Professor Richard English, from the School of History, Anthropology, Philosophy and Politics and Pro-Vice-Chancellor for Internationalisation and Engagement, recently took part in a debate on civil resistance and terrorism at the British Academy.
The debate, entitled: 'Does Political Violence Work? Exploring the Efficacy of Civil Resistance and Terrorism', was chaired by Professor Louise Richardson, Vice-Chancellor at the University of Oxford.
Leading academic, Professor Erica Chenoweth from Harvard University, spoke about their research into different methods of pursuing political change, both violent and non-violent. Professor Chenoweth, who is co-author of Why Civil Resistance Works: The Strategic Logic of Non-Violent Conflict (Columbia University Press) focused on the reasons for non-violent methods having a more successful record than violent ones in the pursuit of political change.
Professor English, author of Does Terrorism Work? A History (Oxford University Press), focused on the need for a historical and layered understanding of what 'working' might mean in relation to violent campaigns, contrasting strategic, tactical and other forms of efficacy.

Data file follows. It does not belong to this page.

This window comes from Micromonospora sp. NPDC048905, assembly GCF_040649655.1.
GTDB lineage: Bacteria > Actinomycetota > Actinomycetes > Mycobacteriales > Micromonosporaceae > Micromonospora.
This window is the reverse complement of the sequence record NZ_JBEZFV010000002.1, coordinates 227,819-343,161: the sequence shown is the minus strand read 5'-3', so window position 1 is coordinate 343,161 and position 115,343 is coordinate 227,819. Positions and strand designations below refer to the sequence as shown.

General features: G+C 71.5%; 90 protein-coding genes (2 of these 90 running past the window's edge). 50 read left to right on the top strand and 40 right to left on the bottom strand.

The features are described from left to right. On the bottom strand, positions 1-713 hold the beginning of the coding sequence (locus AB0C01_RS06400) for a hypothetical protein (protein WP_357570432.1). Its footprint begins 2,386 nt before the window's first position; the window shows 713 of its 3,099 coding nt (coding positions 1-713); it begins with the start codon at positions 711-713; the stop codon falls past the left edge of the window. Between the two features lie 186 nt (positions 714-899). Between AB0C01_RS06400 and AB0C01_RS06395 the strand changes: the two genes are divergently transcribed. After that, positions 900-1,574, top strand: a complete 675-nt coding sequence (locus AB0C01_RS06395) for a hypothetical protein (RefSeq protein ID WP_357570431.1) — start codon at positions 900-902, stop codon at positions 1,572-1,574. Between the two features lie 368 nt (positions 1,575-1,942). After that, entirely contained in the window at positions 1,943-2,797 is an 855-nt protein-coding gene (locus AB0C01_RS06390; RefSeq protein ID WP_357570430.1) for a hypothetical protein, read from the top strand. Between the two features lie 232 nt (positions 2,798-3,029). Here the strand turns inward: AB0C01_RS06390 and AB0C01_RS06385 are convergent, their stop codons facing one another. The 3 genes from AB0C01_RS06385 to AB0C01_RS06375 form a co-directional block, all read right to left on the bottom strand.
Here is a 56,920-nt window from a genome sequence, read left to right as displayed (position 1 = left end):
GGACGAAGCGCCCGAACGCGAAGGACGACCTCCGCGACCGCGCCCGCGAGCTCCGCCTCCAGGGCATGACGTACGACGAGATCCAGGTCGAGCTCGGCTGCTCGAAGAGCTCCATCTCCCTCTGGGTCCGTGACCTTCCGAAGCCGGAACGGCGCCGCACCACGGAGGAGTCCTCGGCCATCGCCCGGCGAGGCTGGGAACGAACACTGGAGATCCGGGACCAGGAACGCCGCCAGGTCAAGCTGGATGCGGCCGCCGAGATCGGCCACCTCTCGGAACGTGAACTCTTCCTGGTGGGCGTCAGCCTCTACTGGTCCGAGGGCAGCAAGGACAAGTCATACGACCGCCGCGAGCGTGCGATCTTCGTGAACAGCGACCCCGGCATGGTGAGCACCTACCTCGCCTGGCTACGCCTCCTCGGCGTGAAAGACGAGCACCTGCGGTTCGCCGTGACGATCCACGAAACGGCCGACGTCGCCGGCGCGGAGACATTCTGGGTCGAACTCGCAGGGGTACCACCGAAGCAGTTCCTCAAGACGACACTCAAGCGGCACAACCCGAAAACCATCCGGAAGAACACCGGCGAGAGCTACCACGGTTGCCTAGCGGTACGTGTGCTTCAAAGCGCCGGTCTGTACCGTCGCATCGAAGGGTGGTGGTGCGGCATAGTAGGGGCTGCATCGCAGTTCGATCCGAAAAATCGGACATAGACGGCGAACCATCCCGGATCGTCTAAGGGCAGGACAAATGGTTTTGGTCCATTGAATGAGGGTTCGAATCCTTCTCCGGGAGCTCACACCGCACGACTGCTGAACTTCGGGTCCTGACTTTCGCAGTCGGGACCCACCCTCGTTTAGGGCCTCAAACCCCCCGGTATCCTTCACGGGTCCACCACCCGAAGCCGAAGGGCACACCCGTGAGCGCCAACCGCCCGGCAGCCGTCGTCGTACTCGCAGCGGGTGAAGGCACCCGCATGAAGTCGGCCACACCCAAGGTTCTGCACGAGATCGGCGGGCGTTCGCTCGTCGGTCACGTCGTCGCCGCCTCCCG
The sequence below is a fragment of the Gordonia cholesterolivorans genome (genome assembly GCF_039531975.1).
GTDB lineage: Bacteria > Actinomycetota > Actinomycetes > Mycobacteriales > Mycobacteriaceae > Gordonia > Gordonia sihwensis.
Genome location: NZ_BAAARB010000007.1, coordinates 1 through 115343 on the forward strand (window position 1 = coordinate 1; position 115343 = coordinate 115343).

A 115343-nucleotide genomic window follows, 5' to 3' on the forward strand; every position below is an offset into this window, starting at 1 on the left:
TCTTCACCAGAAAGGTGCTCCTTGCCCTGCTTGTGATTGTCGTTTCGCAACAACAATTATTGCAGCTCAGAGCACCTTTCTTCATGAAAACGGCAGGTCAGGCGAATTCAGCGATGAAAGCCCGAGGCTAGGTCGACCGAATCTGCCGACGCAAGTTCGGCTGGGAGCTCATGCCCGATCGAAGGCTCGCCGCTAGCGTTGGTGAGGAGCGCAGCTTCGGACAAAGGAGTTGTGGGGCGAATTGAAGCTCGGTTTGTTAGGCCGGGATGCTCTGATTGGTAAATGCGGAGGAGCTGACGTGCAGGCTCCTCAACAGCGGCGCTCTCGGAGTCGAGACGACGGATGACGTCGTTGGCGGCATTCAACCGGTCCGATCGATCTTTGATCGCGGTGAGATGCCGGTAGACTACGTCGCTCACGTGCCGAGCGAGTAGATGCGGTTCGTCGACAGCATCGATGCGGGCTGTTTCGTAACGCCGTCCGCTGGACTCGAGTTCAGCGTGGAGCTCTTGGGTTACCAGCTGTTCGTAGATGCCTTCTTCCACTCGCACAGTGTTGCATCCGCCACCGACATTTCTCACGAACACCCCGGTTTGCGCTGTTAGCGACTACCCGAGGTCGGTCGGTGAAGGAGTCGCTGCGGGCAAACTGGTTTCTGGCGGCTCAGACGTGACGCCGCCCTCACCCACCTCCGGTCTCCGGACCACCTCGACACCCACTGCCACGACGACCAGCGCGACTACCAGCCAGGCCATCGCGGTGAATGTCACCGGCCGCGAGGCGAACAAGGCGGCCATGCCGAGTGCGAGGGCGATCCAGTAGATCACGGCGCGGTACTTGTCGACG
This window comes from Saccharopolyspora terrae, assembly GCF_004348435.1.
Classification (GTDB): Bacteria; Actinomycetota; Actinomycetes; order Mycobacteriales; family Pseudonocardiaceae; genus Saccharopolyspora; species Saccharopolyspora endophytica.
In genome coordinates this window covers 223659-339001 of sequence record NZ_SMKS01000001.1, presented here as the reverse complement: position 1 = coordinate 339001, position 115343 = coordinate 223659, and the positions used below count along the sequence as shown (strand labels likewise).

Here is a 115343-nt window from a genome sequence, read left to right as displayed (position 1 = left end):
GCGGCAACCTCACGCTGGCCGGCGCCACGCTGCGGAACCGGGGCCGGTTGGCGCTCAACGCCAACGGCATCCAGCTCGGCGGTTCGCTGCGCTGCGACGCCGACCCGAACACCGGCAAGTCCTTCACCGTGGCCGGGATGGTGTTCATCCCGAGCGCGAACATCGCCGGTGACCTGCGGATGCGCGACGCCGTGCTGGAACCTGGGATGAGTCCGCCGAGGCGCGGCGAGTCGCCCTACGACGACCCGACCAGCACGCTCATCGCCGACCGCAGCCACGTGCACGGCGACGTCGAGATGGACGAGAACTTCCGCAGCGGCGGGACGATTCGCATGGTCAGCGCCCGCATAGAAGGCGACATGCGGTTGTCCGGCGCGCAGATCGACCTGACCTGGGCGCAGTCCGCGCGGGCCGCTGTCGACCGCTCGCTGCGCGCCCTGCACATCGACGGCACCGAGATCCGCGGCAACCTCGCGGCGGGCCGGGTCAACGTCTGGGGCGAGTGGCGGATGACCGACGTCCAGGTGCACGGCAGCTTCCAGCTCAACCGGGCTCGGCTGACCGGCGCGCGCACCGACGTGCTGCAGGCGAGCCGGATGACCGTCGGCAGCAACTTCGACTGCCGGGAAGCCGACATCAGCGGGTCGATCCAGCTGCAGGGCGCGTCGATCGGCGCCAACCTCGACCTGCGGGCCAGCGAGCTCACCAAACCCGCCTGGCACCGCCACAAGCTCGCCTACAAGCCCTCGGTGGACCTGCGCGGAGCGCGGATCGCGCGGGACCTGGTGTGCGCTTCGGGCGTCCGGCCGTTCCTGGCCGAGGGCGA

Speaking after the debate, Professor English commented: “It's excellent for Queen's to be partnering with bodies such as the British Academy, for major debates on global issues. It's very valuable also for us to be involved in discussions with distinguished scholars like Professor Richardson and Professor Chenoweth, from leading Universities such as Oxford and Harvard. There was a very rich discussion on the evening, with diverse and insightful questions from the audience regarding a topic of enduring significance.”
Photo credit: The British Academy
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